Irish don’t take Tiger bait
Ken Fowler | Tuesday, January 2, 2007
NEW ORLEANS – The fodder was there. Notre Dame had something to use as a theme to spark a motivational fire beneath the underdog. But the Irish didn’t snap.
LSU wide receiver Dwayne Bowe was the notable exception Saturday, openly stating that the Tigers own a significant speed advantage over Notre Dame. Bowe was quiet and comfortable talking about his perception of the Tigers’ strengths and how they could exploit the Irish defense.
“We have speed and size over them,” Bowe said. “Their cornerbacks are very little, but they play hard. That’s one thing. We just have to go out there and execute.”
While LSU’s offensive coordinator, Jimbo Fisher, and most of Bowe’s teammates stuck to standard lines of a complimentary nature when talking about the Irish defense, the senior wasn’t worried about providing any bulletin-board material for the Irish.
“I don’t want a memory [from the game]; I just want to win,” Bowe said. “It can be by 30 or 40, I just want to win.”
But the suggestion that LSU could win by “30 or 40” wouldn’t do much to motivate Notre Dame, Irish defensive tackle Trevor Laws said. Laws said he heard about Bowe’s comments but didn’t think it would affect his teammates because most teams go into games confident.
“We’ve got a lot of bulletin board material in there,” Laws said. “We’re a good team like they are. … They might really feel that way, but everybody always feels they can beat the team they’re playing, usually if you say so it or not.”
Laws said the generic-quote Irish know not to take any chances on overconfident sound bites.
“We’re coached a little bit more about how to talk to you guys,” he said. “They can say things like that. They can say things if they want to.”
Irish cornerback Terrail Lambert, on the other hand, said he hadn’t even heard of Bowe’s comments.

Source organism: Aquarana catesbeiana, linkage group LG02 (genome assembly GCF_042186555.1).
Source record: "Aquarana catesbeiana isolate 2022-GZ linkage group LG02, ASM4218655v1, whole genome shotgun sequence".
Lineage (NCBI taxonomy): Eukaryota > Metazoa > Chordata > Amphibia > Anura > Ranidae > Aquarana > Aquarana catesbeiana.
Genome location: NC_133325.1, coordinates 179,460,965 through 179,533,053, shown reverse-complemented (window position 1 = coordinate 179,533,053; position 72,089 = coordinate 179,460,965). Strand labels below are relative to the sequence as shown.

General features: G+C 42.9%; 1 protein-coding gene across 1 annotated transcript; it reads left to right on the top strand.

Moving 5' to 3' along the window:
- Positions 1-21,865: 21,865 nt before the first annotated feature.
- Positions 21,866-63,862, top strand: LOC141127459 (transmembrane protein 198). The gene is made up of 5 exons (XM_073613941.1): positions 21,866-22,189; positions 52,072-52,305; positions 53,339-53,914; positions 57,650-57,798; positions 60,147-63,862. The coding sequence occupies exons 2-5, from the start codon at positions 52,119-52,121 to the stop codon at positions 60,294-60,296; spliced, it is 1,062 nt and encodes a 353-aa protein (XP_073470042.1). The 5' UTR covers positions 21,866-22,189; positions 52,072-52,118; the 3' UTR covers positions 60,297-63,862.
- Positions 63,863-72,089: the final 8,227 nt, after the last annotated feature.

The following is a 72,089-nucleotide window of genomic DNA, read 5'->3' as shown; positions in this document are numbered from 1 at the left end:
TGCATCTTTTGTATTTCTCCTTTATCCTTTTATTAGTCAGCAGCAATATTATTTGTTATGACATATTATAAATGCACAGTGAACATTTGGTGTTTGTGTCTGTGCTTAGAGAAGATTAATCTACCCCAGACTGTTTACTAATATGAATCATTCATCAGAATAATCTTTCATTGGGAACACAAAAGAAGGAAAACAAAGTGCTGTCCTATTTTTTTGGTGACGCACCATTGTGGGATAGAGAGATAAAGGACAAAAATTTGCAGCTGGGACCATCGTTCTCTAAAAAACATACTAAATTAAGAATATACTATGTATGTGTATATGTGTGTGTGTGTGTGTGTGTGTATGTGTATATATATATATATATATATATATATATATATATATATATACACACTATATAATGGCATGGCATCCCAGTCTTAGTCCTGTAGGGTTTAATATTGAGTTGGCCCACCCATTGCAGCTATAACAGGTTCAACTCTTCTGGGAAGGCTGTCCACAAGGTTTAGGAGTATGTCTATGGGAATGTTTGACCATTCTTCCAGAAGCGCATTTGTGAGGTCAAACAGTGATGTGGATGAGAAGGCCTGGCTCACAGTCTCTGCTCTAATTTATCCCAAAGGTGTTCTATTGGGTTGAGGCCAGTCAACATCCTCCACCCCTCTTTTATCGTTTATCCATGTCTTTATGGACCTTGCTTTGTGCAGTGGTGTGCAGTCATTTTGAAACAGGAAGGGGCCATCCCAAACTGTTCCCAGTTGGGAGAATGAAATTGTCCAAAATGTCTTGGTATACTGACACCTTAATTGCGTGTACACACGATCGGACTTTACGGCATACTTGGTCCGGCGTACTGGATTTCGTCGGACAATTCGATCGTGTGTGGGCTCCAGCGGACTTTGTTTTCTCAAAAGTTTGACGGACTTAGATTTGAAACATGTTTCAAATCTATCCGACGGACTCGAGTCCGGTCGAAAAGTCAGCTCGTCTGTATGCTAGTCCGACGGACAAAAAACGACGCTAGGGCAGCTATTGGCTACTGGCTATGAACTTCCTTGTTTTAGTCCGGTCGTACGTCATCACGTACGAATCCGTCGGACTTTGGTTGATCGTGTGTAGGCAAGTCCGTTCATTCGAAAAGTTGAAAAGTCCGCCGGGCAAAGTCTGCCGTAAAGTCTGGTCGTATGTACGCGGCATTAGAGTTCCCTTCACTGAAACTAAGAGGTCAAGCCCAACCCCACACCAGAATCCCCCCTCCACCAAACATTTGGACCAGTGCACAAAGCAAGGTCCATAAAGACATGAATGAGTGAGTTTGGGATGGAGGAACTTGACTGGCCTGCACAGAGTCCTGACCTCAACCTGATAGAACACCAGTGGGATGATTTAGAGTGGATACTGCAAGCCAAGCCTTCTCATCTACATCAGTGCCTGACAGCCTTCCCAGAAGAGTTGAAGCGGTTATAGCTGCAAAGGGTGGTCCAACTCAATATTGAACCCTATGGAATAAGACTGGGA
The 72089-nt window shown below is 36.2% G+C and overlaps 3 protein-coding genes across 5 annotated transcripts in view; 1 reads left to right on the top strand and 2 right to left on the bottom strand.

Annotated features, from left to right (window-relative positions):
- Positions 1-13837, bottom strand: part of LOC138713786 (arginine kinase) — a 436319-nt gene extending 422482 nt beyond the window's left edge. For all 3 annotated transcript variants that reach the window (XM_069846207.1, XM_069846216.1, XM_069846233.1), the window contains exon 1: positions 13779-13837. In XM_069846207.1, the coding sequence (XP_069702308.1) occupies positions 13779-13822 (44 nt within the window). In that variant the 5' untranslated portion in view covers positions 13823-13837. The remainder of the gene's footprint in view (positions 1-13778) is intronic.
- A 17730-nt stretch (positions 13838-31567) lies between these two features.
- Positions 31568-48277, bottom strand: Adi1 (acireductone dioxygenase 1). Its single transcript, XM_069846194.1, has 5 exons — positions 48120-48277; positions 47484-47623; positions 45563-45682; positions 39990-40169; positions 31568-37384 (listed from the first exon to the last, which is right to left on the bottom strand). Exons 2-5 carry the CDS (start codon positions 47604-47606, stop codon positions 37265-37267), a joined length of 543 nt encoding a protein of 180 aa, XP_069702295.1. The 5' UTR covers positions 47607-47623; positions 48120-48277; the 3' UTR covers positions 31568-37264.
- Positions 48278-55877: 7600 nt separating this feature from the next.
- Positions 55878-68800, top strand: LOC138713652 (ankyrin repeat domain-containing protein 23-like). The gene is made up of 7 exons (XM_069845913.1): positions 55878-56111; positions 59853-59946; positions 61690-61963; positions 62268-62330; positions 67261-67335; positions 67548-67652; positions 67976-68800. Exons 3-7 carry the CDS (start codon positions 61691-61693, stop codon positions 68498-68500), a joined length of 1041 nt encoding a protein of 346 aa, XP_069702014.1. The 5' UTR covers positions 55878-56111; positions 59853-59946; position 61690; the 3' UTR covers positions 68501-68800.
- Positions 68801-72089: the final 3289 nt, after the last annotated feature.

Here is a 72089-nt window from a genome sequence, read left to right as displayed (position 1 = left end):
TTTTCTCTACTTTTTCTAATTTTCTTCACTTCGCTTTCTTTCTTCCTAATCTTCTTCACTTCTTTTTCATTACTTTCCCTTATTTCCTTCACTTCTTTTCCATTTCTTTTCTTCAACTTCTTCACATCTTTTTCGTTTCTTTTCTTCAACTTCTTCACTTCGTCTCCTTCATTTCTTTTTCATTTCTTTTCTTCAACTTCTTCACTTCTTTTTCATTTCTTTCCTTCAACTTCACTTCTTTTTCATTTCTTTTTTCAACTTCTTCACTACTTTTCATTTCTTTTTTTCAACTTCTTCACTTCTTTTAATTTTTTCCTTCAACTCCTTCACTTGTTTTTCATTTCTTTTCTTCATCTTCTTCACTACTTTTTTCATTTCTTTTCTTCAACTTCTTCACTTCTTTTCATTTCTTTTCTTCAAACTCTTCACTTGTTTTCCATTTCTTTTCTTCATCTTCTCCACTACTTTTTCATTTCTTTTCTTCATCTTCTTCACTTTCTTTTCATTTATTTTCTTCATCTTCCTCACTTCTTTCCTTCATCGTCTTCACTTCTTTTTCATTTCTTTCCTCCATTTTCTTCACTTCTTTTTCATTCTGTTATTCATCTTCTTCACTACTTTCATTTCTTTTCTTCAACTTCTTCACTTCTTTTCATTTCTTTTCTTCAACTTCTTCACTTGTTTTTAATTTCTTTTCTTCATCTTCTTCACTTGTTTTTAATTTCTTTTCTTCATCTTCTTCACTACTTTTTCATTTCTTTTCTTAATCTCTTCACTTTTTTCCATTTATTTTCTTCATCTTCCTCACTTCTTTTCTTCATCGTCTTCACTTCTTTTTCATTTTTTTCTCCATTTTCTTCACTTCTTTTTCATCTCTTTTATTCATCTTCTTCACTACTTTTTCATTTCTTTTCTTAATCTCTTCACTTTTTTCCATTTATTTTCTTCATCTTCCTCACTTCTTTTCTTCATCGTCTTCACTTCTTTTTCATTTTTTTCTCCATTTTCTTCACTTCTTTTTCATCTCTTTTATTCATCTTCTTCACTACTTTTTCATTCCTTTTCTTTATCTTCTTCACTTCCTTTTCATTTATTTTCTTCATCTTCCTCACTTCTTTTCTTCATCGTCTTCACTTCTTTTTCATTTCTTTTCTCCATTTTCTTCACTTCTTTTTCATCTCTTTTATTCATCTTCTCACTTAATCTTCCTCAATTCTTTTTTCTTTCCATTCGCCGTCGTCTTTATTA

“We really don’t worry about [what LSU players say],” Lambert said. “We pretty much focus on ourselves. That’s what we think about as a team.”
And though he wouldn’t say anything to provoke the Tigers, Laws said he expects to win Wednesday. A common theme from Notre Dame coach Charlie Weis when he took the Irish job was that the team must enter each game believing it will win. And Despite the talk about LSU’s advantages in speed and size, Laws said Weis’ basic premise has not been lost.
“You can’t go into a game not expecting to win,” Laws said. “It’s really been reinforced that you should go into a game with as much confidence as anyone else, and I think our team is really prepared to get up and play well.”
Irish free safety Chinedum Ndukwe echoed Laws’ sentiments.
“As a competitor, you expect to win,” Ndukwe said. “I’d be lying if I told you I didn’t expect to win. Everybody does.”
And part of the confidence for Notre Dame has come from its practices. The Irish have had daily two-hour sessions and have expressed near-universal happiness of the practices’ tempo.
“Everyone’s exicted, everyone’s hyped up to play in this game,” Ndukwe said. “Everyone’s all really intense. And, I mean, everyone’s relaxed. Everyone’s having a good time. Also, we’re taking care of business, which I think is a good thing.”
Check back for regular updates from New Orleans until Sugar Bowl kickoff Wednesday.
Contact Ken Fowler at firstname.lastname@example.org